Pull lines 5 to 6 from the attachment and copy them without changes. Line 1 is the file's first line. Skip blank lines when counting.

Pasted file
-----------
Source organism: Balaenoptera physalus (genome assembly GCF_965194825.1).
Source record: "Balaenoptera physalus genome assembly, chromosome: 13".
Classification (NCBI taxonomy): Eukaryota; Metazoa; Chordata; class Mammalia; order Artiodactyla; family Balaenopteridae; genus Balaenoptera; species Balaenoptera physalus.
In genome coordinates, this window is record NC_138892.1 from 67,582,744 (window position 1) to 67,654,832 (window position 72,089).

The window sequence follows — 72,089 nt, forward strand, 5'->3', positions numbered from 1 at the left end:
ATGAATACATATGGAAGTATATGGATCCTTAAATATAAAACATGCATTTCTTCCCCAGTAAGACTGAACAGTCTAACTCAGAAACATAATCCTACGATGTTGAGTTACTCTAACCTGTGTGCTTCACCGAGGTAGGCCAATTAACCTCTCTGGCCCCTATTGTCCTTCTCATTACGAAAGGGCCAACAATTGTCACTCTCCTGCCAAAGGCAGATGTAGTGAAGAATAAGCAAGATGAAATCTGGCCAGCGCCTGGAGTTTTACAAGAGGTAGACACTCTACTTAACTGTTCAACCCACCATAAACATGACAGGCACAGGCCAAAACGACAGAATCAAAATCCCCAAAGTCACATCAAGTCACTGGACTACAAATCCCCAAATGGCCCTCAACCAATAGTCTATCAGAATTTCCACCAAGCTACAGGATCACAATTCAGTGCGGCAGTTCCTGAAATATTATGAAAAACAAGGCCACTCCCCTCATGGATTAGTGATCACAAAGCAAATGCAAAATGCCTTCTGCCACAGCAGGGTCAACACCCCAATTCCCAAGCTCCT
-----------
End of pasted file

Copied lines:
The window sequence follows — 72,089 nt, forward strand, 5'->3', positions numbered from 1 at the left end:
ATGAATACATATGGAAGTATATGGATCCTTAAATATAAAACATGCATTTCTTCCCCAGTAAGACTGAACAGTCTAACTCAGAAACATAATCCTACGATGTTGAGTTACTCTAACCTGTGTGCTTCACCGAGGTAGGCCAATTAACCTCTCTGGCCCCTATTGTCCTTCTCATTACGAAAGGGCCAACAATTGTCACTCTCCTGCCAAAGGCAGATGTAGTGAAGAATAAGCAAGATGAAATCTGGCCAGCGCCTGGAGTTTTACAAGAGGTAGACACTCTACTTAACTGTTCAACCCACCATAAACATGACAGGCACAGGCCAAAACGACAGAATCAAAATCCCCAAAGTCACATCAAGTCACTGGACTACAAATCCCCAAATGGCCCTCAACCAATAGTCTATCAGAATTTCCACCAAGCTACAGGATCACAATTCAGTGCGGCAGTTCCTGAAATATTATGAAAAACAAGGCCACTCCCCTCATGGATTAGTGATCACAAAGCAAATGCAAAATGCCTTCTGCCACAGCAGGGTCAACACCCCAATTCCCAAGCTCCT